Book Reviews

Our Greatest Challenge: Aboriginal children and human rights

 

Our Greatest Challenge: Aboriginal children and human rights

BOOK REVIEW: Hannah McGlade bravely addresses the complex issue of Aboriginal child abuse, arguing that Aboriginal child sexual assault has been formed within the entrenched societal forces of racism, colonisation and patriarchy, yet cast in the Australian public domain as an Aboriginal ‘problem’. She believes that we should be guided by Indigenous human rights concepts and international Indigenous responses. In doing so she believes that we can help to stem the harm to our future generations. Read more about Our Greatest Challenge: Aboriginal children and human rights

Blood on the Wattle - Book Review

A book by Bruce Elder which has become widely used in teaching Aboriginal history at both secondary and tertiary levels. Bruce's account of the atrocities committed as white settlers pushed into the rich grazing lands is handled with a journalistic objectivity. One gruesome event at Myall Creek, Elder skillfully juxtaposes the harmonious relationships between the Aboriginal people and the farmhands, with a renegade gang determined to seek retribution on any Aboriginal people that happen to cross their path. Read more about Blood on the Wattle - Book Review

True Light and Shade: An Aboriginal Perspective of Joseph Lycett's Art

Book - True Light and Shade

Book Review: 'True Light and Shade' by Worimi man, Professor John Maynard, is filled with beautiful images by convict artist Joseph Lycett that powerfully capture in intimate detail Aboriginal life, a rare record of Aboriginal people within the vicinity of Newcastle and how they adapted to European settlement before cultural destruction impacted on these groups. John Maynard writes an engaging short biography of Lycett and his life in Australia and follows this with a detailed commentary on each of the 20 images in the album. Read more about True Light and Shade: An Aboriginal Perspective of Joseph Lycett's Art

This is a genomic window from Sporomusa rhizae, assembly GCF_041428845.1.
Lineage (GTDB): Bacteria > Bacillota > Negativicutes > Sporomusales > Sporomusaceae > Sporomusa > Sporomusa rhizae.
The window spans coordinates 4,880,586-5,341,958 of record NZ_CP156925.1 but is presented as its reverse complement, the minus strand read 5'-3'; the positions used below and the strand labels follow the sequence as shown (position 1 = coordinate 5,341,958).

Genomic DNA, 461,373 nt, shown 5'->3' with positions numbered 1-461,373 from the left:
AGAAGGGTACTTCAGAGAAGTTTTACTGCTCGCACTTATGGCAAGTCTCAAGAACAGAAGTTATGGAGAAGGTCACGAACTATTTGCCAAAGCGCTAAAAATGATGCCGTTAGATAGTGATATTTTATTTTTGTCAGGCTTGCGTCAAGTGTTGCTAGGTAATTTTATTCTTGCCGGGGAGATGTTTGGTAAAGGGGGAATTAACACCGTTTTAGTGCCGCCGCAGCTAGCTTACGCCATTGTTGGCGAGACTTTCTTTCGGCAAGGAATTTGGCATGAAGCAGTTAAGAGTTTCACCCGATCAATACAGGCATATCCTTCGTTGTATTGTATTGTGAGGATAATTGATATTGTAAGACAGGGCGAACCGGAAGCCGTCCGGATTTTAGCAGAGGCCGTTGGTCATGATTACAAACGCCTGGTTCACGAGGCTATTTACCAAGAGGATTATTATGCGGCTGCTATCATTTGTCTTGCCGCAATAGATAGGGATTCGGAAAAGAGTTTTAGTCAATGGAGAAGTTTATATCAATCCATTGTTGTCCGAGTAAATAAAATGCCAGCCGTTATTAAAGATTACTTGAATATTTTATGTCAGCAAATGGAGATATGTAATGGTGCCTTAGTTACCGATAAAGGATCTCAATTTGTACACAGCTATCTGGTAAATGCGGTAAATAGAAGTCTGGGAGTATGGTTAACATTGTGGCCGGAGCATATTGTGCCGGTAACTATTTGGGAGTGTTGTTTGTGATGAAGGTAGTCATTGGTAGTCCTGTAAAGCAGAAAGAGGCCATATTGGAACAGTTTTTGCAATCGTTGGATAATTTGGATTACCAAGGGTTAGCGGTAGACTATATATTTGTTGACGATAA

The Black Resistance

The Black Resistance by Fergus Robinson and Barry York<br>Available in Libraries

The Black resistance: an introduction to the history of the First Nations struggle against British Colonialism.

Using material that was ignored by most 'white' historians, this book traces the dispossession of the Aboriginal people and records the strategic and tactical objectives of tribal defence as well as the aims and methods of the British invaders. Read more about The Black Resistance

Hunter gatherers: Invented to undermine First Nations people

The book argues the idea that the first Australians were hunter gatherers has been invented to undermine Aboriginal people.

"My message to my own people," he says, "is the rest of the country's not going to change if we don't stick up for our culture; and our culture was one where we had an agricultural economy. If we stick up for our culture, it'll be useful not just for us but for the whole of Australia, because some of those crops that our people were growing are going to be useful in the future." Read more about Hunter gatherers: Invented to undermine First Nations people

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